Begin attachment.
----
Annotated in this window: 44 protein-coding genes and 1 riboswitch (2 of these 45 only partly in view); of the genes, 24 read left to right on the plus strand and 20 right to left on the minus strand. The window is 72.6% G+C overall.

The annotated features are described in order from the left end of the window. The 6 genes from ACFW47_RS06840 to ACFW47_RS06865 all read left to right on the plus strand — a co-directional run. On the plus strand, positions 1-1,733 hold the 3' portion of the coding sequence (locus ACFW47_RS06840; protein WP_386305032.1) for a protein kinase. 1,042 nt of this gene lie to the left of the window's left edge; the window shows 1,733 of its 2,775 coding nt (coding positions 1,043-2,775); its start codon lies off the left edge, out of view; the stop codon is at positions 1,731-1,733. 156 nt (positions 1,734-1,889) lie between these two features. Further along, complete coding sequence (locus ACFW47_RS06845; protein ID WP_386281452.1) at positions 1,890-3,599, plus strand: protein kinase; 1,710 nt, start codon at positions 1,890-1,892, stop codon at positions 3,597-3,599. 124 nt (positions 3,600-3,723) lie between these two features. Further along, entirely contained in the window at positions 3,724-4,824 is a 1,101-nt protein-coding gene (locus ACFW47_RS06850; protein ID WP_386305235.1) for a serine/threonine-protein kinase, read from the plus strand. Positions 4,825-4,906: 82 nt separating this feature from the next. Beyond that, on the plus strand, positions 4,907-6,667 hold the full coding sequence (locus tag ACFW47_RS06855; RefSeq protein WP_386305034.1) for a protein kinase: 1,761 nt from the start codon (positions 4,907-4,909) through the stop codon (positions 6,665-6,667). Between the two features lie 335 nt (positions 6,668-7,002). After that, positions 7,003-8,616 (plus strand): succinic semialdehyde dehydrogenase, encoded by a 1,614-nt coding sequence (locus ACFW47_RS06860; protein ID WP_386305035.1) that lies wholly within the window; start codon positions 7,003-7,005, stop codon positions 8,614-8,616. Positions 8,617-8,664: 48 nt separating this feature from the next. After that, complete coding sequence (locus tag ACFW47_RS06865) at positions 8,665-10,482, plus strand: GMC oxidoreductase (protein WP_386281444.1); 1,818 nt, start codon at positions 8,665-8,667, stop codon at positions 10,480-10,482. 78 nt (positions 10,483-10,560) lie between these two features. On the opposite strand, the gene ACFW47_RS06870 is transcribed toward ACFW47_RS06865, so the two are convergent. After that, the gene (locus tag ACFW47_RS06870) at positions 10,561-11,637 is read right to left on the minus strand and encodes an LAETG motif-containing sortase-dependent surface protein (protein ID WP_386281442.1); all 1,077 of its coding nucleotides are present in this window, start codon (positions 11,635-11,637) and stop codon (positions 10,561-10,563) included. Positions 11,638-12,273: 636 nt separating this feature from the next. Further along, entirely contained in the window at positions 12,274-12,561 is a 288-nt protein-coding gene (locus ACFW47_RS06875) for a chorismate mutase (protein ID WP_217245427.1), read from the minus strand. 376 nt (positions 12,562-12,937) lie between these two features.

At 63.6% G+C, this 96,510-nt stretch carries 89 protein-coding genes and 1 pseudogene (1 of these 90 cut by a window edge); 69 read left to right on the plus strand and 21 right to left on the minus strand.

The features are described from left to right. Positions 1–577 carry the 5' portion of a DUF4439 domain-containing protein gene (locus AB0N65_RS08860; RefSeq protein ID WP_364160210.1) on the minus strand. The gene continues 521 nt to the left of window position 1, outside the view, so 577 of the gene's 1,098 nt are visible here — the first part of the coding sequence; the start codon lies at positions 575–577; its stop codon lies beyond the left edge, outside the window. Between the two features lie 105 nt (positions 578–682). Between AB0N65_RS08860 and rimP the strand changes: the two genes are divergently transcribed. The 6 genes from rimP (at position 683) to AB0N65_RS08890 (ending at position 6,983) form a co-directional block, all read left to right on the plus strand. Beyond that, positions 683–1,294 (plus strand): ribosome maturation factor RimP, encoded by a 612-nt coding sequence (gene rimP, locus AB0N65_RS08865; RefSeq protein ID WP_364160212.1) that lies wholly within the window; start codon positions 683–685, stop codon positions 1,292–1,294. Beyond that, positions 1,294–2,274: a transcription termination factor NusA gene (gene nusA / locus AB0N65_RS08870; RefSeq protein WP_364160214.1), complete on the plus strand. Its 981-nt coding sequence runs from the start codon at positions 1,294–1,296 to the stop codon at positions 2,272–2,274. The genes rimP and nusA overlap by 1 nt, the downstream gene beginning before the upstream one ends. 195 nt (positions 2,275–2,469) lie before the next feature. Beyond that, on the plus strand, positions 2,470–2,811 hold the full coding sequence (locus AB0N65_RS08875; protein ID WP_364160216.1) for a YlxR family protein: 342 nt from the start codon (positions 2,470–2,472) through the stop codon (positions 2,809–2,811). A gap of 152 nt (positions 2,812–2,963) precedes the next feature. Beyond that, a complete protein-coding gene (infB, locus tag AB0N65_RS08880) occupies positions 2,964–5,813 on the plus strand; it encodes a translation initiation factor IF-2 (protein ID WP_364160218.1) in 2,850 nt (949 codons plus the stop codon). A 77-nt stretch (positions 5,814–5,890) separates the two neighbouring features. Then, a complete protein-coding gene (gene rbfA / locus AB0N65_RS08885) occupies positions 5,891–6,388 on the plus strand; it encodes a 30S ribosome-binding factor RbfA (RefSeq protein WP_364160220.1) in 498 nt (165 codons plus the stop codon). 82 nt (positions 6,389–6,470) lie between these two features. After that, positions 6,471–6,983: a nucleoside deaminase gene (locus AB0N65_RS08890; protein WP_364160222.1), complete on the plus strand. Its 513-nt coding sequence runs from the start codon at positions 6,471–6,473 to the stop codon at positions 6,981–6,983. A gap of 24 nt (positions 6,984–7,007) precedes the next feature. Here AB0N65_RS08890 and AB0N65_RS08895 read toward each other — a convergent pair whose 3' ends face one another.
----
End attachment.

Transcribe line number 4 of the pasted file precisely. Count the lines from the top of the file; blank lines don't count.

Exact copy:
The features are described from left to right. Positions 1–577 carry the 5' portion of a DUF4439 domain-containing protein gene (locus AB0N65_RS08860; RefSeq protein ID WP_364160210.1) on the minus strand. The gene continues 521 nt to the left of window position 1, outside the view, so 577 of the gene's 1,098 nt are visible here — the first part of the coding sequence; the start codon lies at positions 575–577; its stop codon lies beyond the left edge, outside the window. Between the two features lie 105 nt (positions 578–682). Between AB0N65_RS08860 and rimP the strand changes: the two genes are divergently transcribed. The 6 genes from rimP (at position 683) to AB0N65_RS08890 (ending at position 6,983) form a co-directional block, all read left to right on the plus strand. Beyond that, positions 683–1,294 (plus strand): ribosome maturation factor RimP, encoded by a 612-nt coding sequence (gene rimP, locus AB0N65_RS08865; RefSeq protein ID WP_364160212.1) that lies wholly within the window; start codon positions 683–685, stop codon positions 1,292–1,294. Beyond that, positions 1,294–2,274: a transcription termination factor NusA gene (gene nusA / locus AB0N65_RS08870; RefSeq protein WP_364160214.1), complete on the plus strand. Its 981-nt coding sequence runs from the start codon at positions 1,294–1,296 to the stop codon at positions 2,272–2,274. The genes rimP and nusA overlap by 1 nt, the downstream gene beginning before the upstream one ends. 195 nt (positions 2,275–2,469) lie before the next feature. Beyond that, on the plus strand, positions 2,470–2,811 hold the full coding sequence (locus AB0N65_RS08875; protein ID WP_364160216.1) for a YlxR family protein: 342 nt from the start codon (positions 2,470–2,472) through the stop codon (positions 2,809–2,811). A gap of 152 nt (positions 2,812–2,963) precedes the next feature. Beyond that, a complete protein-coding gene (infB, locus tag AB0N65_RS08880) occupies positions 2,964–5,813 on the plus strand; it encodes a translation initiation factor IF-2 (protein ID WP_364160218.1) in 2,850 nt (949 codons plus the stop codon). A 77-nt stretch (positions 5,814–5,890) separates the two neighbouring features. Then, a complete protein-coding gene (gene rbfA / locus AB0N65_RS08885) occupies positions 5,891–6,388 on the plus strand; it encodes a 30S ribosome-binding factor RbfA (RefSeq protein WP_364160220.1) in 498 nt (165 codons plus the stop codon). 82 nt (positions 6,389–6,470) lie between these two features. After that, positions 6,471–6,983: a nucleoside deaminase gene (locus AB0N65_RS08890; protein WP_364160222.1), complete on the plus strand. Its 513-nt coding sequence runs from the start codon at positions 6,471–6,473 to the stop codon at positions 6,981–6,983. A gap of 24 nt (positions 6,984–7,007) precedes the next feature. Here AB0N65_RS08890 and AB0N65_RS08895 read toward each other — a convergent pair whose 3' ends face one another.